Four months after the Dayton Playhouse elegantly saluted Rodgers and Hammerstein with the musical revue “A Grand Night for Singing,” the organization successfully closes its season with a very pleasant, emotionally honest production of the iconic duo’s final collaboration “The Sound of Music.”
Despite the unmistakable schmaltz inherent in Howard Lindsay and Russel Crouse’s strong libretto and Rodgers and Hammerstein’s marvelously infectious score, this engaging tale circa 1938 Austria of postulant Maria Rainer and her unexpected bond with Captain George von Trapp and his seven children strikes a chord. Director Brian Sharp embraces the material with a surprisingly traditionalist outlook (particularly using the original script/score featuring “An Ordinary Couple” instead of the revised edition containing film favorites “I Have Confidence” and “Something Good”), but he effectively emphasizes the transformative impact of song within the grief-tinged Trapp family thanks to Maria’s influence. The family finally has a reason to feel reborn and grow harmoniously closer when their voices blend, an element I haven’t sensed in previous productions. In fact, when Maria is told she has brought music back into the Trapp household it is a misty-eyed moment of genuine gratitude that touchingly reiterates Sharp’s approach.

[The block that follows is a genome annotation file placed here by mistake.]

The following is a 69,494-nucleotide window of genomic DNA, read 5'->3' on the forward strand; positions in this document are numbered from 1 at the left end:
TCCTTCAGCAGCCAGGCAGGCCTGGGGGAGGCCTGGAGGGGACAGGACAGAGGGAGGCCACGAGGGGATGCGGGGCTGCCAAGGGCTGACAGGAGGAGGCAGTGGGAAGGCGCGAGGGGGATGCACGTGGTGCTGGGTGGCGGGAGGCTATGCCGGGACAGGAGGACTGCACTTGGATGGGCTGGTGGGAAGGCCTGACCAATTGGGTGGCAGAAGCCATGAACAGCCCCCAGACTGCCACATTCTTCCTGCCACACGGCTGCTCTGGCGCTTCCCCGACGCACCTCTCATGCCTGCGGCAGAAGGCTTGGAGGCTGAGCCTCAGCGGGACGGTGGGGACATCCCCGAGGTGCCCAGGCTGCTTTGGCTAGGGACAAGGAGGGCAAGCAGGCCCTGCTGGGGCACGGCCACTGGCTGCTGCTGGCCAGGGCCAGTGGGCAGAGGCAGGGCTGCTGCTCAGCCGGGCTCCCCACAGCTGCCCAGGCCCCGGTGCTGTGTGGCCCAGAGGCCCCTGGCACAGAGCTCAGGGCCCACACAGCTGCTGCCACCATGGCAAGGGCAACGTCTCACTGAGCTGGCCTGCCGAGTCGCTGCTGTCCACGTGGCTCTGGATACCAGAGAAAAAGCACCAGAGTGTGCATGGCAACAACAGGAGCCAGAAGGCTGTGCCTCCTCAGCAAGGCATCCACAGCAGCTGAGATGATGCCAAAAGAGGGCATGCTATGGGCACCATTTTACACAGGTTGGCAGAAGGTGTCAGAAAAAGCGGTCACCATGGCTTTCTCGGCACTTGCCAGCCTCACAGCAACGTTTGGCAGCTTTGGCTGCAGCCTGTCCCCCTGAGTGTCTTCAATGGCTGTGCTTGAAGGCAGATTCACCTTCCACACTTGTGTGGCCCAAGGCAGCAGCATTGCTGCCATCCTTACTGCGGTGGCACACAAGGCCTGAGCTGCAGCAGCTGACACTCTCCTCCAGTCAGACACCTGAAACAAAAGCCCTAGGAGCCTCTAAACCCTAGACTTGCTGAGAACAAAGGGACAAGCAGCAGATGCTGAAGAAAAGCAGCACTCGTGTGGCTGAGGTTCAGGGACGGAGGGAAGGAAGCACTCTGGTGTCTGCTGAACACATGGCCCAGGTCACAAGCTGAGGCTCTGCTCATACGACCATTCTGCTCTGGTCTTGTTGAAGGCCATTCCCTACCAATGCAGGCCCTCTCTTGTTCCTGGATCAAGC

Kelli Locker, an actress who sings, is a highly commendable Maria. She not only grasps Maria’s perky innocence and desire to be liked but the conflicted emotions born of her evolution into womanhood. Locker is also perfectly partnered with the absolutely terrific David Shough, the best Georg I have seen in years. In addition to offering a beautifully tender rendition of “Edelweiss,” Shough fully understands the fine line between pertinent sternness and off-putting rigidity, ensuring his well-crafted performance, which evolves impeccably, maintains an authoritative amiability.
In featured roles, Stephanie Shubert (Liesl), Logan Trzeciak (Friedrich), Taylor Winkleski (Louisa), Ben Kneblik (Kurt), Hope Whitestone (Brigitta), Sophia Shannon (Marta) and the particularly adorable Cate Shannon (Gretl) are enjoyable as the Trapp children. Joan Harrah (Mother Abbess), Laura Bloomingdale (Elsa Schraeder) and James Trzeciak (Max Dettweiler) are vocally strong and offer firm portrayals. As frustrated housekeeper Frau Schmidt, Dodie Lockwood offers a sharp perspective of the Trapp family past and present. David Stephen Thomas (an appealing Rolf), Terry Lupp (Sister Margareta), Cathy Long (Sister Berthe), Marabeth Klejna (Sister Sophia), David Lindsley (Franz) and Craig Smith (Herr Zeller) are also notable.
Bruce Brown provides an excellent scenic design. Costumer Marilyn Johnson supplies a lovely blue dress for Locker late in Act 1. Musical director Ron Kindell leads a steady orchestra.
“The Sound of Music” continues through May 27 at the Dayton Playhouse, 1301 E. Siebenthaler Ave. Performances are Friday and Saturday at 8 p.m. and Sunday at 2 p.m. Act One: 90 minutes; Act Two: 55 minutes. Tickets are $10-$15. For tickets or more information, call (937) 424-8477 or visit www.daytonplayhouse.com